But I digress. The question is, who are these six? Do they exist? Mark Kirk of Illinois has said he’d back a clean increase. According to Business Insider, so have Thad Cochran and Lindsey Graham. Lisa Murkowski might be on board. Maybe John McCain. You know the list of the usual suspects as well as I do. Some Democrats are comfortable that they have the votes. But when I see Susan Collins, who certainly should be one of the six, say “I don’t have a problem” with attaching a debt-limit increase to various fiscal demands, I get a little nervous.
The hope on the Democratic side is to get more than six, and that a decisive vote for the clean increase would put pressure on Boehner to allow a vote on the bill, which would then pass with the same coalition that people have been saying a “clean CR” to reopen the government would pass in the House. It probably would. But this is the same Boehner who said yesterday afternoon that a clean debt-limit increase would constitute “unconditional surrender.” How do you pressure a person who thinks like that?
Boehner’s press briefing yesterday afternoon was so far removed from reality, so outside the realm of known fact, that watching him, I felt the way I used to feel in the early 1980s when some flak for Yuri Andropov stood before the cameras insisting that the stories about bread shortages in the Soviet Union were bourgeois propaganda. Alternate-reality lies from start to finish.
Contrary to what Boehner said, the debt limit has not been used “to carry significant policy changes” many times in recent history. The truth is this. Many times in recent history, the two parties had budget disagreements. They’d bicker, and then, once they settled on a compromise, they’d tack a debt-limit increase onto the final bill. These were just agreements by both parties to kind of “hide” the vote for a debt-limit increase; it was a vote no one really wanted to take, and wrapping it in an omnibus spending bill meant less attention was drawn to it. That is not using the debt-limit to force concessions. If anything it’s the precise opposite—using a budget bill to sneak through a debt-limit hike.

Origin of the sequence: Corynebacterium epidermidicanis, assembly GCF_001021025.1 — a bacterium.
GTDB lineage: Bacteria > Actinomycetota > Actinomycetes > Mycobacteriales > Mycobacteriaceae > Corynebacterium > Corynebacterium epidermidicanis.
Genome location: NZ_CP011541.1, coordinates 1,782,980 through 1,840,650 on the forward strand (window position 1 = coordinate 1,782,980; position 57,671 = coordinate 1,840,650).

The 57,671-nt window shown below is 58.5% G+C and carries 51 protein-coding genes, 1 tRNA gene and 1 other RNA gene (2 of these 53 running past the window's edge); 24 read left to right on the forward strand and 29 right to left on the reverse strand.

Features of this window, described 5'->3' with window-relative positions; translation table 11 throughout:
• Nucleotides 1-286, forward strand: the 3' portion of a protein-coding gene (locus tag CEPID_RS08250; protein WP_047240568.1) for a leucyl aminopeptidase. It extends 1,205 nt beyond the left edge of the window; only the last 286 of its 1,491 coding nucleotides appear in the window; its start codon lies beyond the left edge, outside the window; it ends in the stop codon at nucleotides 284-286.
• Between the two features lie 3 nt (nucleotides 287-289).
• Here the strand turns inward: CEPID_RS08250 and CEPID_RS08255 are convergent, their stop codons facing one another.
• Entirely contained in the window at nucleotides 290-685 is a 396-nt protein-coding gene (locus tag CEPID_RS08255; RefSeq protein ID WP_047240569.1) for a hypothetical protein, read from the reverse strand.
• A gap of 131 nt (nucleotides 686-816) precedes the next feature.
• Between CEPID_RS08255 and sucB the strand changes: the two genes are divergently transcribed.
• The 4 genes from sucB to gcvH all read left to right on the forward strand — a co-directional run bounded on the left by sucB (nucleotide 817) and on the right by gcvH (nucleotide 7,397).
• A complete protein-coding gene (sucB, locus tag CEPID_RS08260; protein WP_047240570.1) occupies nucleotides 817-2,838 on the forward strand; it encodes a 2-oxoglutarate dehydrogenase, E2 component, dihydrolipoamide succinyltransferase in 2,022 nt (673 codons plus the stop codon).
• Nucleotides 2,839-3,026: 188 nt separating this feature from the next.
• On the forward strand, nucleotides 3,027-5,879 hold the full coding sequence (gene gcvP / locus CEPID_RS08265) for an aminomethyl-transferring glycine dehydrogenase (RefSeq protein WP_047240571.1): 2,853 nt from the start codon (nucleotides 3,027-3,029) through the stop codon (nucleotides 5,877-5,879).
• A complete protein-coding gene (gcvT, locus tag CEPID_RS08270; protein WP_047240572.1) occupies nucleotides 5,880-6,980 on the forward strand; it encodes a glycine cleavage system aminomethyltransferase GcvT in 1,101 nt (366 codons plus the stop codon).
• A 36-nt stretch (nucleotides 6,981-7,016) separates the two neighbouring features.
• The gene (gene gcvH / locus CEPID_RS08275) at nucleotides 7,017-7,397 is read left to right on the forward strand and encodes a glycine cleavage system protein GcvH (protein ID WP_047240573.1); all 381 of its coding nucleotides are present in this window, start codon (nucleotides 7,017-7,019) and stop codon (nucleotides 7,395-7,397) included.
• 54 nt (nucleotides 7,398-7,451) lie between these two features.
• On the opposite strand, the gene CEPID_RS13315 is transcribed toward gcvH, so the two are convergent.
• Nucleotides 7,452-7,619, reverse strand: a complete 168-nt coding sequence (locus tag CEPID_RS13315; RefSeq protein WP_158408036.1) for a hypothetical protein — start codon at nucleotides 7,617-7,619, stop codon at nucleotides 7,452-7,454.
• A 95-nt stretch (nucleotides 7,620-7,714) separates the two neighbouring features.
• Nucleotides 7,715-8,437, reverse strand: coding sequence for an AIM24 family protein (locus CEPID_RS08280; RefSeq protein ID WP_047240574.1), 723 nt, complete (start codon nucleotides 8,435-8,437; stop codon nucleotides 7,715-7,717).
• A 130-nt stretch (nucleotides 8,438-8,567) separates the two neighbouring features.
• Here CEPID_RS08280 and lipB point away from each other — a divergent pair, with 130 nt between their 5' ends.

And that hashtag, #JustTalk? Orwell land. This tweet from Judd Legum of Think Progress says it more clearly and pithily than I can:
Two weeks ago, on the Senate’s “clean” CR that was passed in hopes of avoiding a government shutdown, not a single Republican voted aye. This, after two dozen of them said they were against Ted Cruz and his defunding Obamacare crusade. Yet, as I pointed out at the time, they in essence voted with him. And remember: That CR funded the government at the level Republicans demanded! The Democrats gave up on $70 billion in the hopes of getting some GOP votes, and because Boehner had promised Reid that he would bring a clean CR to the House floor if it was set at GOP-preferred funding levels. Boehner reneged.
So the bottom line is this. Over the next couple of days, the Senate Republicans are probably going to force the Senate Democrats to get six Republican votes...and then deny them those votes! But if somehow Reid’s clean debt-limit increase does pass, then Boehner may well regret using those words “unconditional surrender,” because it may well end up being what he has to do.